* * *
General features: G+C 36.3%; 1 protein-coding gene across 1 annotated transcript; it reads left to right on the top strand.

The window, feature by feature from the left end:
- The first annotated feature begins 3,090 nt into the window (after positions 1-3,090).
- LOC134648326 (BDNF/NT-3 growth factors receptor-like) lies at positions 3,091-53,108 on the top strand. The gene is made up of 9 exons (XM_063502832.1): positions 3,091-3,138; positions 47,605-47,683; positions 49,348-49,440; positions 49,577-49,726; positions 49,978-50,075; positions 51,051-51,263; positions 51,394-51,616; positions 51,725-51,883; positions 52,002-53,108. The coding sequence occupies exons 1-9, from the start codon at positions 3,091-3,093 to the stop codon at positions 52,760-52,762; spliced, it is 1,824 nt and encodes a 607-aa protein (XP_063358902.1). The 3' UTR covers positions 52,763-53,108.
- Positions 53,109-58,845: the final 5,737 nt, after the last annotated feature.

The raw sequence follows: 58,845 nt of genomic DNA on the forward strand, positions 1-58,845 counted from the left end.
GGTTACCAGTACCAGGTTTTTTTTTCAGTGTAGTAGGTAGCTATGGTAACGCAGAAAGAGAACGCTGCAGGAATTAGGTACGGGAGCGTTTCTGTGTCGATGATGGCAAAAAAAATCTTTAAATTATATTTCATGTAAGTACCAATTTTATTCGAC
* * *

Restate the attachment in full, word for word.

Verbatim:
General features: G+C 36.3%; 1 protein-coding gene across 1 annotated transcript; it reads left to right on the top strand.

The window, feature by feature from the left end:
- The first annotated feature begins 3,090 nt into the window (after positions 1-3,090).
- LOC134648326 (BDNF/NT-3 growth factors receptor-like) lies at positions 3,091-53,108 on the top strand. The gene is made up of 9 exons (XM_063502832.1): positions 3,091-3,138; positions 47,605-47,683; positions 49,348-49,440; positions 49,577-49,726; positions 49,978-50,075; positions 51,051-51,263; positions 51,394-51,616; positions 51,725-51,883; positions 52,002-53,108. The coding sequence occupies exons 1-9, from the start codon at positions 3,091-3,093 to the stop codon at positions 52,760-52,762; spliced, it is 1,824 nt and encodes a 607-aa protein (XP_063358902.1). The 3' UTR covers positions 52,763-53,108.
- Positions 53,109-58,845: the final 5,737 nt, after the last annotated feature.

The raw sequence follows: 58,845 nt of genomic DNA on the forward strand, positions 1-58,845 counted from the left end.
GGTTACCAGTACCAGGTTTTTTTTTCAGTGTAGTAGGTAGCTATGGTAACGCAGAAAGAGAACGCTGCAGGAATTAGGTACGGGAGCGTTTCTGTGTCGATGATGGCAAAAAAAATCTTTAAATTATATTTCATGTAAGTACCAATTTTATTCGAC